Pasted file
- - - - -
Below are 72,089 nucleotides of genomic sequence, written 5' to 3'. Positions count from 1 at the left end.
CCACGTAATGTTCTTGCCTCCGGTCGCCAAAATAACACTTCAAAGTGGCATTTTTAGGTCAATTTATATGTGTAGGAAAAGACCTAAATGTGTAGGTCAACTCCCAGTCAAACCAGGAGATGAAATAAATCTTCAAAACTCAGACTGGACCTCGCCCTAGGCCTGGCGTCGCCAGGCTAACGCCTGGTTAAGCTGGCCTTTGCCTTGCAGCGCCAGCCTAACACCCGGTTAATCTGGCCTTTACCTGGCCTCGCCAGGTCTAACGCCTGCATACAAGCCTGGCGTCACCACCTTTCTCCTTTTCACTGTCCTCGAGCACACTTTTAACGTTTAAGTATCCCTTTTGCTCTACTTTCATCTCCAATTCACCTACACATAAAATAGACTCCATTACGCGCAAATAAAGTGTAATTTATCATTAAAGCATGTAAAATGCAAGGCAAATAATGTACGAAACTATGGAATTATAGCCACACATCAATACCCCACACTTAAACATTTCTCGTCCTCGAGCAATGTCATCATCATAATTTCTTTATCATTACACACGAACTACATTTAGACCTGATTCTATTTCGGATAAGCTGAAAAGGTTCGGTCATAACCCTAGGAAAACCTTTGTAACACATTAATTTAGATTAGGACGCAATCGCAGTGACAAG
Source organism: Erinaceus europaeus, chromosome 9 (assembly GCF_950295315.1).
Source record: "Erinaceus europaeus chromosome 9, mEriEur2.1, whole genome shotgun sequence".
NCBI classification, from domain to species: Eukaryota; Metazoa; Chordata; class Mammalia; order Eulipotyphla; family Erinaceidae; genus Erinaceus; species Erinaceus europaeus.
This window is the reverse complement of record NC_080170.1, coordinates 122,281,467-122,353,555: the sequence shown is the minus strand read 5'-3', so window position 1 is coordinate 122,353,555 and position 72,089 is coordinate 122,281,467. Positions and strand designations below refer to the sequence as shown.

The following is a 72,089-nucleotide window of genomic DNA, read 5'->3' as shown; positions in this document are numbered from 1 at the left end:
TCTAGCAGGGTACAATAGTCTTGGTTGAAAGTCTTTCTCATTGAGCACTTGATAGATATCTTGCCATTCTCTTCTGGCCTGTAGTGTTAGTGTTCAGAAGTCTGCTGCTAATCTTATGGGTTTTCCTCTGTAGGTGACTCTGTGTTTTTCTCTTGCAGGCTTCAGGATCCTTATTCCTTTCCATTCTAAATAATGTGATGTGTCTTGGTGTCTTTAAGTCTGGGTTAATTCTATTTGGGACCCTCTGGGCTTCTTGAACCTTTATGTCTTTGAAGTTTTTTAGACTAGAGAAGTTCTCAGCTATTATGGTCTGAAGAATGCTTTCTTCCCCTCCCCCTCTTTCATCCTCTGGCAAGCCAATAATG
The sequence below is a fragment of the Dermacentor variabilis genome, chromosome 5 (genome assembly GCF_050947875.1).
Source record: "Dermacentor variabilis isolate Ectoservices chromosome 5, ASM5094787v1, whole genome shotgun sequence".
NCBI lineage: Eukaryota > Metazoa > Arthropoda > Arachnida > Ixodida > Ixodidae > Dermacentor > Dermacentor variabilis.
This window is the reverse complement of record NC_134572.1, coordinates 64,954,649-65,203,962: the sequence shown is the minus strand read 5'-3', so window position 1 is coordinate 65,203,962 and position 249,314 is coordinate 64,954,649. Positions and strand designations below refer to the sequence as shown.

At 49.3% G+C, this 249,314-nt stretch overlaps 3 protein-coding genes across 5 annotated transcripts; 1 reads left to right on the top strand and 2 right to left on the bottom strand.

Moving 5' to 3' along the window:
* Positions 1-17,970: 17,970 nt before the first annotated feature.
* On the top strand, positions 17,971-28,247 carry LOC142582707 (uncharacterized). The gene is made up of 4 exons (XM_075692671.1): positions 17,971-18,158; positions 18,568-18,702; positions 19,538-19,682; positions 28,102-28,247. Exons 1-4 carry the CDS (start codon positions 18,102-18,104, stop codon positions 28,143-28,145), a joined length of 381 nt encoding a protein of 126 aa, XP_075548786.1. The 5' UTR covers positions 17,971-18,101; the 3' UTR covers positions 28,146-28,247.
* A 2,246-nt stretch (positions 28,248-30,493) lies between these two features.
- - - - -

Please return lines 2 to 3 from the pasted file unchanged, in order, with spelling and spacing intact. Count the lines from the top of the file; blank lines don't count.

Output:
CCACGTAATGTTCTTGCCTCCGGTCGCCAAAATAACACTTCAAAGTGGCATTTTTAGGTCAATTTATATGTGTAGGAAAAGACCTAAATGTGTAGGTCAACTCCCAGTCAAACCAGGAGATGAAATAAATCTTCAAAACTCAGACTGGACCTCGCCCTAGGCCTGGCGTCGCCAGGCTAACGCCTGGTTAAGCTGGCCTTTGCCTTGCAGCGCCAGCCTAACACCCGGTTAATCTGGCCTTTACCTGGCCTCGCCAGGTCTAACGCCTGCATACAAGCCTGGCGTCACCACCTTTCTCCTTTTCACTGTCCTCGAGCACACTTTTAACGTTTAAGTATCCCTTTTGCTCTACTTTCATCTCCAATTCACCTACACATAAAATAGACTCCATTACGCGCAAATAAAGTGTAATTTATCATTAAAGCATGTAAAATGCAAGGCAAATAATGTACGAAACTATGGAATTATAGCCACACATCAATACCCCACACTTAAACATTTCTCGTCCTCGAGCAATGTCATCATCATAATTTCTTTATCATTACACACGAACTACATTTAGACCTGATTCTATTTCGGATAAGCTGAAAAGGTTCGGTCATAACCCTAGGAAAACCTTTGTAACACATTAATTTAGATTAGGACGCAATCGCAGTGACAAG
Source organism: Erinaceus europaeus, chromosome 9 (assembly GCF_950295315.1).